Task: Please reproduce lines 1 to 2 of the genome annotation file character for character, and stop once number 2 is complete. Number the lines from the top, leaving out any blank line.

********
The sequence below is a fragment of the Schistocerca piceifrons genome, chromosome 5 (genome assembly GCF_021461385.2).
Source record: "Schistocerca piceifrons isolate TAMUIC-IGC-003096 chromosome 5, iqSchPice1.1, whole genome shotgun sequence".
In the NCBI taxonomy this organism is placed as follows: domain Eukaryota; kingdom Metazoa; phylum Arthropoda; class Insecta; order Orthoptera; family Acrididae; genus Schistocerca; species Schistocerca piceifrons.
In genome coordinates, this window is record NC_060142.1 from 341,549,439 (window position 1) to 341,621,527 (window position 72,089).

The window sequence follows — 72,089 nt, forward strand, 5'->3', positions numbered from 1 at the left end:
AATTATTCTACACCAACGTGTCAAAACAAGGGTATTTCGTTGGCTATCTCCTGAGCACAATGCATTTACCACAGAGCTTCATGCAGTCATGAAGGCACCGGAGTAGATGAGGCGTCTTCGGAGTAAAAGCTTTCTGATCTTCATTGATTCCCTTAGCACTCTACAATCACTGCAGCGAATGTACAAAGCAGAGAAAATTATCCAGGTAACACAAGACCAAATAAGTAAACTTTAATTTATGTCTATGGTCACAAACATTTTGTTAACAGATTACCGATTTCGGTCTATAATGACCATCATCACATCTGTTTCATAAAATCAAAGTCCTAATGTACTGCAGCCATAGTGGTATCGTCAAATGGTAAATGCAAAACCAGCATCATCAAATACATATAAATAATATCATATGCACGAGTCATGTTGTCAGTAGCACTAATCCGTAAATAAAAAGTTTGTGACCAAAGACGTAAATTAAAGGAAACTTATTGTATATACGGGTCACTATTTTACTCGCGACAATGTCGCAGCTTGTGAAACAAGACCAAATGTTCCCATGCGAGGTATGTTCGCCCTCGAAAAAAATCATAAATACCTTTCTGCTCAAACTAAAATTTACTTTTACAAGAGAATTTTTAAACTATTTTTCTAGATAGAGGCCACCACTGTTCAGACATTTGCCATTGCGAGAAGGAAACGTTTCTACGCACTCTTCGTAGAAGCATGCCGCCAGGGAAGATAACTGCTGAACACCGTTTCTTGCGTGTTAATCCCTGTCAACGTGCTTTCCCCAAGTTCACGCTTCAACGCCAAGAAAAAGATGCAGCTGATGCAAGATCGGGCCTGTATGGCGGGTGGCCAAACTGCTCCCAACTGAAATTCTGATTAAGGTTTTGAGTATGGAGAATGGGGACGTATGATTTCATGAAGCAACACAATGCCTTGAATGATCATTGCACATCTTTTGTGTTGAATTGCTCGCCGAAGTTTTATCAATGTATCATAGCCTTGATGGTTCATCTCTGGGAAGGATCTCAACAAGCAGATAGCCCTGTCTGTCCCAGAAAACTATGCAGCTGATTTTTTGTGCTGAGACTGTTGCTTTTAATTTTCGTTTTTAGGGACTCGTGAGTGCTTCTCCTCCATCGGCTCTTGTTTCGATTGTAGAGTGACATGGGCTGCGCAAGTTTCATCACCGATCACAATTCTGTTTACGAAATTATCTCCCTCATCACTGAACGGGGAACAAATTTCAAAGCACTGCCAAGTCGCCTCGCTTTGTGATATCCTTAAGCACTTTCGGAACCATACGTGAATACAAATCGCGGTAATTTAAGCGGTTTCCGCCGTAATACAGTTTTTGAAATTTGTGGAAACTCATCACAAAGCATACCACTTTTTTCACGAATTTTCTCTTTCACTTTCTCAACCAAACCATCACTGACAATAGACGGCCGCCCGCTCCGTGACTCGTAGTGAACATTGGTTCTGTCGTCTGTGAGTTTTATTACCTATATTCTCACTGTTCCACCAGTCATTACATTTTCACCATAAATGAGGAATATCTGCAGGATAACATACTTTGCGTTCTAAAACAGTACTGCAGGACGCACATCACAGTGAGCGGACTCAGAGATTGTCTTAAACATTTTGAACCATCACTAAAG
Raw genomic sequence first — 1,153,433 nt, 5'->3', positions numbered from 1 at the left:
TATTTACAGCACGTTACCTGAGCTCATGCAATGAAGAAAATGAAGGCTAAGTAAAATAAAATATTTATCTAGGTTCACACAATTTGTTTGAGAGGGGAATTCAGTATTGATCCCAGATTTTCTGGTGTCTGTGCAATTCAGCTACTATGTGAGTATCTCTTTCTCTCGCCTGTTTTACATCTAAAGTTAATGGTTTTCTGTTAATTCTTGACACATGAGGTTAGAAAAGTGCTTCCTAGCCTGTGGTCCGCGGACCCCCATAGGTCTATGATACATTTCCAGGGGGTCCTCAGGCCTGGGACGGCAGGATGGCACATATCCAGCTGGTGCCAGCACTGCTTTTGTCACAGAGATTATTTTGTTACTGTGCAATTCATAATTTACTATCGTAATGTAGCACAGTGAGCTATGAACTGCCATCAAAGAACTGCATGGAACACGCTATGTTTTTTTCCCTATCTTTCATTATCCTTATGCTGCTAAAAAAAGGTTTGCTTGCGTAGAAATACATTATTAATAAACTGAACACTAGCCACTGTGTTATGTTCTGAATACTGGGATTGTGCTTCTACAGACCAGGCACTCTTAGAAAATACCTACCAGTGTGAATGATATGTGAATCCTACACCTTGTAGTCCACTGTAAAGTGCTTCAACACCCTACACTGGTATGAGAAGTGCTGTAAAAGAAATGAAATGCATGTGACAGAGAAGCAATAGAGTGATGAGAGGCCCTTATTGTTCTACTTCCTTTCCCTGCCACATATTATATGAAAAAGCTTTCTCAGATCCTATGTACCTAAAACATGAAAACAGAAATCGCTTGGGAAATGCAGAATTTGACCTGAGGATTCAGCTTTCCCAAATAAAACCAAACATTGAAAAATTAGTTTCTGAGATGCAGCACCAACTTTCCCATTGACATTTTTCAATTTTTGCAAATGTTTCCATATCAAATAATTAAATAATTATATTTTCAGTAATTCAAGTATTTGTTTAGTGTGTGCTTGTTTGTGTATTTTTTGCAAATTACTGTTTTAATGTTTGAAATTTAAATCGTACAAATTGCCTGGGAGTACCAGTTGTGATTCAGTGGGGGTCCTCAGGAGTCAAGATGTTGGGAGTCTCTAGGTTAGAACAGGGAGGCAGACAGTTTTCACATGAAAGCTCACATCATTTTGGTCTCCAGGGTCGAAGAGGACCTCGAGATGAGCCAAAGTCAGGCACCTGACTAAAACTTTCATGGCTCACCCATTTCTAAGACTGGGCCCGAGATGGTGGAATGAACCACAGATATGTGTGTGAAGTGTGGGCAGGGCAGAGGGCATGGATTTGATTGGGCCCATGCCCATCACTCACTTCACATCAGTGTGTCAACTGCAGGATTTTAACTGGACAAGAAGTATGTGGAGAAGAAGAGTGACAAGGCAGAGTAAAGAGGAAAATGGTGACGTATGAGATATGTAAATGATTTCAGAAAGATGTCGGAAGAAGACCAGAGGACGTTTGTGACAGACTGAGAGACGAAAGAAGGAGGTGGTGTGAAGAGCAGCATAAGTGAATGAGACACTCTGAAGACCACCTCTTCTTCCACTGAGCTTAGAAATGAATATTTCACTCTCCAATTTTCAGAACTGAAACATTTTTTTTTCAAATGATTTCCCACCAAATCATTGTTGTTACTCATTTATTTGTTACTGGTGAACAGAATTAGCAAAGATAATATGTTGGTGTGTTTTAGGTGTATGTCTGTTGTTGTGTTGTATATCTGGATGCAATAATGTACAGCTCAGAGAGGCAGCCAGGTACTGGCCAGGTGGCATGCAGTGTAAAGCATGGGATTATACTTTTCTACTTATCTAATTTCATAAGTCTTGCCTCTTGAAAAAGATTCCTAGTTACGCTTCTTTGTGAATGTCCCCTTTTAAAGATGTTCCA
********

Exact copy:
The sequence below is a fragment of the Schistocerca piceifrons genome, chromosome 5 (genome assembly GCF_021461385.2).
Source record: "Schistocerca piceifrons isolate TAMUIC-IGC-003096 chromosome 5, iqSchPice1.1, whole genome shotgun sequence".